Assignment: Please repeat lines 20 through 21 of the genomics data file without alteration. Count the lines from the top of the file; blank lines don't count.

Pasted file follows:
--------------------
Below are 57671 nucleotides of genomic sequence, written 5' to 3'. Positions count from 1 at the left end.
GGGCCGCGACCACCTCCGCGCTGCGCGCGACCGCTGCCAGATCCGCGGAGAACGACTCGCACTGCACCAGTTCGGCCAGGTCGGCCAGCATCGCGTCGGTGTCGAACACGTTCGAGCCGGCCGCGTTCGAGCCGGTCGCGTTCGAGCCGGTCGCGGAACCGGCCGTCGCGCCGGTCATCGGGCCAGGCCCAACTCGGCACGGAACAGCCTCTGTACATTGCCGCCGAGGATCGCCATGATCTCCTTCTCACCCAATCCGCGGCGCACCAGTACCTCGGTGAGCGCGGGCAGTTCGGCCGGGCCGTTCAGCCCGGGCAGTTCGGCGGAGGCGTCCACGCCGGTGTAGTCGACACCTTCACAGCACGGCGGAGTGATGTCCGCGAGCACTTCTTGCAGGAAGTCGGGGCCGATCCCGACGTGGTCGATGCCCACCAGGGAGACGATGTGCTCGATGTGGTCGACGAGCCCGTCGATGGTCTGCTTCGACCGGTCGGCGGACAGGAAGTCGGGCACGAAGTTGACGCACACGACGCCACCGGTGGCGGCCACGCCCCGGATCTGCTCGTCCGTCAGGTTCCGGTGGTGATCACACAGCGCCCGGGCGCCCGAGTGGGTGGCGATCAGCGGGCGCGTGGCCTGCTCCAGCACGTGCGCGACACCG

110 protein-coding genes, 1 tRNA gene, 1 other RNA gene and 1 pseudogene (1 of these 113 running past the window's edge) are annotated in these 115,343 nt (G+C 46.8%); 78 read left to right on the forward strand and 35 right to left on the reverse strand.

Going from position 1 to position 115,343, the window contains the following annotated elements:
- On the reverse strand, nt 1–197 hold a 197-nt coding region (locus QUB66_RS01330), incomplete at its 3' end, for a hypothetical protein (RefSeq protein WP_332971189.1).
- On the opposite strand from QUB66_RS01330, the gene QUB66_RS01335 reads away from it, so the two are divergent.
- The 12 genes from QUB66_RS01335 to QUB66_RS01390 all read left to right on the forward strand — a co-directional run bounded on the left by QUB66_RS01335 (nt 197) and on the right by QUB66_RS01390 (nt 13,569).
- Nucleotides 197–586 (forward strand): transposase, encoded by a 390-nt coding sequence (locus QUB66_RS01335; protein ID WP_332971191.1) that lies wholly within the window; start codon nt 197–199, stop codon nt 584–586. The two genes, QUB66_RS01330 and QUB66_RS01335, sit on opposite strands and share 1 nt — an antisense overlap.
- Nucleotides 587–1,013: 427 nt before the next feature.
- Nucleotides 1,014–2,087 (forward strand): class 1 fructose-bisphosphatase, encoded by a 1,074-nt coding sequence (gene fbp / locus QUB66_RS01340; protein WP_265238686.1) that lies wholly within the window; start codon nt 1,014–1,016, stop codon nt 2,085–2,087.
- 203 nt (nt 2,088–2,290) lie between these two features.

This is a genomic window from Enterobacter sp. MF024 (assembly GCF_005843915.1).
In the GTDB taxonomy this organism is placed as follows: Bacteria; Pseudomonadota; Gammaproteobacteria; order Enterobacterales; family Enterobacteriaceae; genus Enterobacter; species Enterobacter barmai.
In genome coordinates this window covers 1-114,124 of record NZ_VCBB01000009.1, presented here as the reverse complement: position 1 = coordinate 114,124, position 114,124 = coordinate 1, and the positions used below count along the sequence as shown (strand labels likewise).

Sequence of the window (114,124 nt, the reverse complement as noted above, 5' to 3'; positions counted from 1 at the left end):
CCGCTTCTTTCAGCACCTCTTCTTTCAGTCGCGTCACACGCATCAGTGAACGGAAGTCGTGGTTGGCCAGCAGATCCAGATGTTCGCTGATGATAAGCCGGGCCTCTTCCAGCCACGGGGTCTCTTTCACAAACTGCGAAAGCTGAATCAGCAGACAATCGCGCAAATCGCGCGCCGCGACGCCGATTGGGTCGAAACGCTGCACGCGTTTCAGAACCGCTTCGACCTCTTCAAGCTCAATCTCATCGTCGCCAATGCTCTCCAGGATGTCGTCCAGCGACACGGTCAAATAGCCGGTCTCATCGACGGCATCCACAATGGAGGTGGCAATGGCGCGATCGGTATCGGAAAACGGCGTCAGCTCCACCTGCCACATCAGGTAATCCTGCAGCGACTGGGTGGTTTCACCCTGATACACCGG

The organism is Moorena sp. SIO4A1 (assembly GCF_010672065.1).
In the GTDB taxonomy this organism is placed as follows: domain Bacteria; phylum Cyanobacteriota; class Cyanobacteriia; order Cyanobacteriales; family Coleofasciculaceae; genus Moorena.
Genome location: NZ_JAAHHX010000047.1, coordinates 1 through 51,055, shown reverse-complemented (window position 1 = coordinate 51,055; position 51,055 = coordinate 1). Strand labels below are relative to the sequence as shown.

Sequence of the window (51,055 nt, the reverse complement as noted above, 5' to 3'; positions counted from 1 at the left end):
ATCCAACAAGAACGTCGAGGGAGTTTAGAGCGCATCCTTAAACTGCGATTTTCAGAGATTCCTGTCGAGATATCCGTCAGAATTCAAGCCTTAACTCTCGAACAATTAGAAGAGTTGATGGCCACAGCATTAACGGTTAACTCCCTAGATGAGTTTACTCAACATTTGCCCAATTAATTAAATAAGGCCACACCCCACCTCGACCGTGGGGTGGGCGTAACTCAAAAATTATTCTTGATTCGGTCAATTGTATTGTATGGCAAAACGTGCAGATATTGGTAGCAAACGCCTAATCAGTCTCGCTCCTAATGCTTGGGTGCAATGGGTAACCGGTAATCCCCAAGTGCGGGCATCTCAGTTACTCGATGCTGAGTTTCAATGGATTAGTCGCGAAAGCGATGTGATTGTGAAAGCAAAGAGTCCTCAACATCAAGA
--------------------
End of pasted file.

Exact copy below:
Sequence of the window (51,055 nt, the reverse complement as noted above, 5' to 3'; positions counted from 1 at the left end):
ATCCAACAAGAACGTCGAGGGAGTTTAGAGCGCATCCTTAAACTGCGATTTTCAGAGATTCCTGTCGAGATATCCGTCAGAATTCAAGCCTTAACTCTCGAACAATTAGAAGAGTTGATGGCCACAGCATTAACGGTTAACTCCCTAGATGAGTTTACTCAACATTTGCCCAATTAATTAAATAAGGCCACACCCCACCTCGACCGTGGGGTGGGCGTAACTCAAAAATTATTCTTGATTCGGTCAATTGTATTGTATGGCAAAACGTGCAGATATTGGTAGCAAACGCCTAATCAGTCTCGCTCCTAATGCTTGGGTGCAATGGGTAACCGGTAATCCCCAAGTGCGGGCATCTCAGTTACTCGATGCTGAGTTTCAATGGATTAGTCGCGAAAGCGATGTGATTGTGAAAGCAAAGAGTCCTCAACATCAAGA